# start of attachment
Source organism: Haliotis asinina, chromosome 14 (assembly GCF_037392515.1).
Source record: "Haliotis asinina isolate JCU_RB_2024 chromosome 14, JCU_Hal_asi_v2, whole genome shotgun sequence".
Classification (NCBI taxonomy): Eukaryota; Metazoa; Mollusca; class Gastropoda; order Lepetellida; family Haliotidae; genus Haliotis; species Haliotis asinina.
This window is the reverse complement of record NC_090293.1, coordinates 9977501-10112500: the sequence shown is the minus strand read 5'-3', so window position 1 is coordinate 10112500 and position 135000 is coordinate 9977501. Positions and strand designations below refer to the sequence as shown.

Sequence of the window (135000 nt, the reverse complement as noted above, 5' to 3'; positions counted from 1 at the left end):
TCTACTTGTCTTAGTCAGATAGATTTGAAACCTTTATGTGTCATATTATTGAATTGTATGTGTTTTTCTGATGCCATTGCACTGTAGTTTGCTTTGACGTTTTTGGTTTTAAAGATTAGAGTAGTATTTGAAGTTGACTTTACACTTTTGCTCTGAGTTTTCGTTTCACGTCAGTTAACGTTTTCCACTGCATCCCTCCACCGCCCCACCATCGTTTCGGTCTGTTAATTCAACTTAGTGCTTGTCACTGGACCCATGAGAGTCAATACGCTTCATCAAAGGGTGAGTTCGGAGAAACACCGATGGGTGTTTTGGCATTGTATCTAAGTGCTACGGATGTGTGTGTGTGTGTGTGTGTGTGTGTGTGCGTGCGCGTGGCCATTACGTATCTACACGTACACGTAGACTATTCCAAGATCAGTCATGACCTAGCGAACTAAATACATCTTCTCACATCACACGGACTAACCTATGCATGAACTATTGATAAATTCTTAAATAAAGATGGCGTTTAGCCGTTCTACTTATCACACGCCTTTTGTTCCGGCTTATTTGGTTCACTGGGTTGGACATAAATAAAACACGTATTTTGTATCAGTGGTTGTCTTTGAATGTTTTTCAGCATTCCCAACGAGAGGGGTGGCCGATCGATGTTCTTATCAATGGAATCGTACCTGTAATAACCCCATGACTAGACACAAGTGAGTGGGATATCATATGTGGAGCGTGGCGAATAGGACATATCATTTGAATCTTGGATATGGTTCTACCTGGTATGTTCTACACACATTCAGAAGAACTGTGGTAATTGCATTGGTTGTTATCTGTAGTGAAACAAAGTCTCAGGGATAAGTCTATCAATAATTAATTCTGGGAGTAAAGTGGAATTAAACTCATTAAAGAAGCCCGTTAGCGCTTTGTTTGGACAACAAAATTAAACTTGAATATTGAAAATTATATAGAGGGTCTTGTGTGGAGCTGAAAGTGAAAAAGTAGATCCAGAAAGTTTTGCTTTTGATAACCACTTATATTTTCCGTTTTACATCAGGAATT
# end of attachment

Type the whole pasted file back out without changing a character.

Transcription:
Source organism: Haliotis asinina, chromosome 14 (assembly GCF_037392515.1).
Source record: "Haliotis asinina isolate JCU_RB_2024 chromosome 14, JCU_Hal_asi_v2, whole genome shotgun sequence".
Classification (NCBI taxonomy): Eukaryota; Metazoa; Mollusca; class Gastropoda; order Lepetellida; family Haliotidae; genus Haliotis; species Haliotis asinina.
This window is the reverse complement of record NC_090293.1, coordinates 9977501-10112500: the sequence shown is the minus strand read 5'-3', so window position 1 is coordinate 10112500 and position 135000 is coordinate 9977501. Positions and strand designations below refer to the sequence as shown.

Sequence of the window (135000 nt, the reverse complement as noted above, 5' to 3'; positions counted from 1 at the left end):
TCTACTTGTCTTAGTCAGATAGATTTGAAACCTTTATGTGTCATATTATTGAATTGTATGTGTTTTTCTGATGCCATTGCACTGTAGTTTGCTTTGACGTTTTTGGTTTTAAAGATTAGAGTAGTATTTGAAGTTGACTTTACACTTTTGCTCTGAGTTTTCGTTTCACGTCAGTTAACGTTTTCCACTGCATCCCTCCACCGCCCCACCATCGTTTCGGTCTGTTAATTCAACTTAGTGCTTGTCACTGGACCCATGAGAGTCAATACGCTTCATCAAAGGGTGAGTTCGGAGAAACACCGATGGGTGTTTTGGCATTGTATCTAAGTGCTACGGATGTGTGTGTGTGTGTGTGTGTGTGTGTGTGCGTGCGCGTGGCCATTACGTATCTACACGTACACGTAGACTATTCCAAGATCAGTCATGACCTAGCGAACTAAATACATCTTCTCACATCACACGGACTAACCTATGCATGAACTATTGATAAATTCTTAAATAAAGATGGCGTTTAGCCGTTCTACTTATCACACGCCTTTTGTTCCGGCTTATTTGGTTCACTGGGTTGGACATAAATAAAACACGTATTTTGTATCAGTGGTTGTCTTTGAATGTTTTTCAGCATTCCCAACGAGAGGGGTGGCCGATCGATGTTCTTATCAATGGAATCGTACCTGTAATAACCCCATGACTAGACACAAGTGAGTGGGATATCATATGTGGAGCGTGGCGAATAGGACATATCATTTGAATCTTGGATATGGTTCTACCTGGTATGTTCTACACACATTCAGAAGAACTGTGGTAATTGCATTGGTTGTTATCTGTAGTGAAACAAAGTCTCAGGGATAAGTCTATCAATAATTAATTCTGGGAGTAAAGTGGAATTAAACTCATTAAAGAAGCCCGTTAGCGCTTTGTTTGGACAACAAAATTAAACTTGAATATTGAAAATTATATAGAGGGTCTTGTGTGGAGCTGAAAGTGAAAAAGTAGATCCAGAAAGTTTTGCTTTTGATAACCACTTATATTTTCCGTTTTACATCAGGAATT